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Birch v. Danzi

United States District Court, E.D. New York

July 26, 2018

KYLE BIRCH, Plaintiff,



         Plaintiff Kyle Birch, appearing pro se and proceeding in forma pauperis, brings this action, pursuant to 42 U.S.C. § 1983, against Defendants, alleging numerous violations in connection with his August 20, 2014 arrest and subsequent prosecution. For the reasons stated herein, Defendants' motion to dismiss is granted in part and denied in part.


         I. Relevant Facts[1]

         Plaintiff alleges that on August 20, 2014, Defendant-Officers John Romano and Frank Danzi of the New York Police City Department (“NYPD”), dressed in plainclothes and without identifying themselves, jumped out of their car, pointed a gun at him, chased him, and ultimately arrested him in connection with a string of burglaries. While he was handcuffed and on the ground, Officer Romano or Danzi dragged him across the parking lot, kicked him, and hit him in the back with an unknown object.

         After his arrest, Plaintiff was taken to the 120th Precinct, where he was questioned by Defendant-Detectives Genee Parker and Patrick O'Connor. At some point, an unidentified officer attempted to take a cellphone picture of Plaintiff and when Plaintiff refused, the officer slapped him. Plaintiff claims that he was illegally searched after his arrest. The officers found a forged Social Security card and check in his backpack.

         According to Plaintiff, he was charged with five counts of burglary in the second degree, fourteen counts of criminal possession of stolen property, two counts of criminal mischief, two counts of attempted burglary in the second degree, one count of criminal possession of a forged instrument, and sixteen counts of criminal trespass in connection with the burglaries. He was separately charged with one count of criminal possession of stolen property and one count of criminal possession of a forged instrument in connection with the forged check and Social Security Card found in his backpack. Plaintiff claims that he was arraigned twice, once on August 21, 2014, and again in September or October 2014, and indicted on August 26, 2014.[2]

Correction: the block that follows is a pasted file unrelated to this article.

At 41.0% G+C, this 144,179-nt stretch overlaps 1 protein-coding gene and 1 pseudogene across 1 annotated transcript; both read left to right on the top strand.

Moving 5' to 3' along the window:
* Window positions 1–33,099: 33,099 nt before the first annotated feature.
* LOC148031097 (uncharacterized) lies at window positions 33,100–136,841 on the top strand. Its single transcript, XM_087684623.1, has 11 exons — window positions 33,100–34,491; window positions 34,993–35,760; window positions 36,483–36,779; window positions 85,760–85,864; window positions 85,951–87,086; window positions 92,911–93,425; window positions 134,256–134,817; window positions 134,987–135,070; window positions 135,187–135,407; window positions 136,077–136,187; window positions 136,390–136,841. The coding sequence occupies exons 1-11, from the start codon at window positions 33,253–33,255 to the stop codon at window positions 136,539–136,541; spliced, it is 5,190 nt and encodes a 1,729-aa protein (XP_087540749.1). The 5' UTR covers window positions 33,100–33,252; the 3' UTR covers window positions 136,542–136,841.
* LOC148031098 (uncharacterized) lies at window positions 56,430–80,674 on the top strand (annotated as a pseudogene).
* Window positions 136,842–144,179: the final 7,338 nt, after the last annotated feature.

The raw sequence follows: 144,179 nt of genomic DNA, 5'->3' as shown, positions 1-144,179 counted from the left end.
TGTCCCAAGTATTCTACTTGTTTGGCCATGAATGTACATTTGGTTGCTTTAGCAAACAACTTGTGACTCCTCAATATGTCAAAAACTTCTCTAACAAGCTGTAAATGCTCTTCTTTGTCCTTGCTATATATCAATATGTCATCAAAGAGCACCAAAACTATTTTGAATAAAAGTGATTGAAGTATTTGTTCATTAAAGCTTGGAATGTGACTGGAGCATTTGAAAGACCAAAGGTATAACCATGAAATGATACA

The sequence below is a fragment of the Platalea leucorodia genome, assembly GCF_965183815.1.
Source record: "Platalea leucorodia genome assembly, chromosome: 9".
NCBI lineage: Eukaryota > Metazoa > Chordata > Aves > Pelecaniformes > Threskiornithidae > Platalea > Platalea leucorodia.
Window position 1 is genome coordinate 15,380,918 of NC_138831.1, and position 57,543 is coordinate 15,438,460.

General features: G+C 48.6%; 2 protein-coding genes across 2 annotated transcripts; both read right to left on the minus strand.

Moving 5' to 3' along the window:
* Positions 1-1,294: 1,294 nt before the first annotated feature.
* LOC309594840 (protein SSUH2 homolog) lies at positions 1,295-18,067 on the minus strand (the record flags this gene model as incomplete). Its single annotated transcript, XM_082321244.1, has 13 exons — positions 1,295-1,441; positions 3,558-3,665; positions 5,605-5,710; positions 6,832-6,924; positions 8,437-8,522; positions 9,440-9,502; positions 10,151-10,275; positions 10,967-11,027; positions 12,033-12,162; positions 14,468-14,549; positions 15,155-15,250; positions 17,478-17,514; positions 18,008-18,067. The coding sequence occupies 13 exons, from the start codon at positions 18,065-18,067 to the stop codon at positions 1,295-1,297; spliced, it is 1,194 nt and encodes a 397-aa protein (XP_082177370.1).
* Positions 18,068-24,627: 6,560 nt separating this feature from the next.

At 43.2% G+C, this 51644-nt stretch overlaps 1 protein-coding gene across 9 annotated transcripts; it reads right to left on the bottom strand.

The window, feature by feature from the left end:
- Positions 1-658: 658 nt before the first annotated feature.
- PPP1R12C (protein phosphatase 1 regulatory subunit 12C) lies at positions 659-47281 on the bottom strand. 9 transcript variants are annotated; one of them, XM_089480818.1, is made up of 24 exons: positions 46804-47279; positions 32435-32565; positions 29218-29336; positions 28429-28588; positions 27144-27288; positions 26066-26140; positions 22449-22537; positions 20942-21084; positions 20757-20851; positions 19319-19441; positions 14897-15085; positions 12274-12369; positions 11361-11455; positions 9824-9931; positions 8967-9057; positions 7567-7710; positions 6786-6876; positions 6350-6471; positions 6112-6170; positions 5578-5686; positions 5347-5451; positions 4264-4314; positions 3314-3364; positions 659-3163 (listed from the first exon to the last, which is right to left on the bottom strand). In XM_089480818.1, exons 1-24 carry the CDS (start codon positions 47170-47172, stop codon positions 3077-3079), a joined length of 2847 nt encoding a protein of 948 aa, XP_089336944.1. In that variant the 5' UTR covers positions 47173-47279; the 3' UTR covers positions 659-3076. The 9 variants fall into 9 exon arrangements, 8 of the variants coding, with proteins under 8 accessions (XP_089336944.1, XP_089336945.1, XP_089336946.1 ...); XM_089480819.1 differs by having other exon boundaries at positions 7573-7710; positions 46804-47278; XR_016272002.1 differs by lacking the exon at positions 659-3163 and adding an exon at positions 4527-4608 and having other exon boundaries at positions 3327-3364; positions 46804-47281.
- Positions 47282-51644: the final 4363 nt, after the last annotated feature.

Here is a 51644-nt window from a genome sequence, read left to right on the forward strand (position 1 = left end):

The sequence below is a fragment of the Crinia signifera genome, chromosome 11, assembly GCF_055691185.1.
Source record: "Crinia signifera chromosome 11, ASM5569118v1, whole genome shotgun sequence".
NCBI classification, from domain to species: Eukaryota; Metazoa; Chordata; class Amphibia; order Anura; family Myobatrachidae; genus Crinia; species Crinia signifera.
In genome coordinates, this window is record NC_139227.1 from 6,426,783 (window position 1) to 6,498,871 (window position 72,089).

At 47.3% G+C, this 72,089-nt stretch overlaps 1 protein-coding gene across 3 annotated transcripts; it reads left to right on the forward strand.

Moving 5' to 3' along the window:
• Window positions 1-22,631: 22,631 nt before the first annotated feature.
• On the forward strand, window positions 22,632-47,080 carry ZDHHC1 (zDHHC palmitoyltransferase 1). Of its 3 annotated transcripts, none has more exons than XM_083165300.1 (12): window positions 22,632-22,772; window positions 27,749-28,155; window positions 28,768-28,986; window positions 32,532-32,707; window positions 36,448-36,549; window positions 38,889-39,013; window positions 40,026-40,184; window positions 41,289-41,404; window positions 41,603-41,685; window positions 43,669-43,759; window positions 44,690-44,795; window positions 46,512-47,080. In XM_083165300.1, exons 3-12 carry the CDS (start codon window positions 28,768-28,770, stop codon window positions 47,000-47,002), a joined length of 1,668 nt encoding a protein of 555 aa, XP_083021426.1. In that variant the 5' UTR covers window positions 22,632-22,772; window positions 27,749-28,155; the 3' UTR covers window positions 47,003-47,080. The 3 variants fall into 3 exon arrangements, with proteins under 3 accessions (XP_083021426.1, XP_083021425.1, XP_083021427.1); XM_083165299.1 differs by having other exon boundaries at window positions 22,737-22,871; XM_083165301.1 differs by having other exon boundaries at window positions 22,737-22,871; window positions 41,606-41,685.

In June 2016, the state court held a suppression hearing concerning a post-arrest statement purportedly written by Plaintiff confessing to the burglaries and other crimes. Plaintiff denied writing the confession. Detectives Parker and O'Connor testified at the suppression hearing that they had witnessed Plaintiff write and sign the confession, and had advised him of his Miranda rights. Plaintiff states that a handwriting expert testified at the hearing that the writing on the confession was not a match to Plaintiff's handwriting. Plaintiff claims that this falsified confession prompted the prosecutor to dismiss the burglary charges. Plaintiff also claims that, during discovery for the trial, either Officer Danzi or Romano admitted that, at the time of Plaintiff's arrest, he was looking to “arrest anybody that look[ed] like they was looking to do burglaries.” The officer testified that he and the other officers had “no description but . . . were looking for a black man with a book bag.”

         On April 25, 2017, the day his criminal trial was set to begin, Plaintiff pleaded guilty to Criminal Possession of a Forged Instrument in the Second Degree and Criminal Possession of Stolen Property in the Fifth Degree. (Dkt. 29-1.)[3] Plaintiff was sentenced to two to five years' imprisonment. (Id.) That same day, the burglary charges were dismissed, purportedly due to a lack of evidence and the falsified confession.

         II. Procedural History

         Plaintiff filed the instant complaint on February 5, 2018. (Dkt. 1.) On May 29, 2018, Defendants Danzi, Romano, and the City of New York submitted a letter in anticipation of filing a motion to dismiss.[4] (Dkt. 29.) The Court converted the pre-motion conference letter into a motion to dismiss on June 5, 2018, and held oral argument on the motion on June 27, 2018.


         To survive a motion to dismiss pursuant to Federal Rule of Civil Procedure 12(b)(6), “a complaint must contain sufficient factual matter, accepted as true, to ‘state a claim to relief that is plausible on its face.'” Ashcroft v. Iqbal, 556 U.S. 662, 678 (2009) (quoting Bell Atl. Corp. v. Twombly, 550 U.S. 544, 570 (2007)). A “claim has facial plausibility when the plaintiff pleads factual content that allows the court to draw the reasonable inference that the defendant is liable for the misconduct alleged.” Id. (quoting Twombly, 550 U.S. at 556). The “plausibility standard is not akin to a ‘probability requirement,' but it asks for more than a sheer possibility that a defendant has acted unlawfully.” Id. (citation omitted). Determining whether a complaint states a plausible claim for relief is “a context-specific task that requires the reviewing court to draw on its judicial experience and common sense.” Id. at 679 (citation omitted).

         “In addressing the sufficiency of a complaint, [the Court] accept[s] as true all factual allegations and draw[s] from them all reasonable inferences; but [the Court is] not required to credit conclusory allegations or legal conclusions couched as factual allegations.” Rothstein v. UBS AG, 708 F.3d 82, 94 (2d Cir. 2013). “A document filed pro se is to be liberally construed, and a pro se complaint, however inartfully pleaded, must be held to less stringent standards than ...

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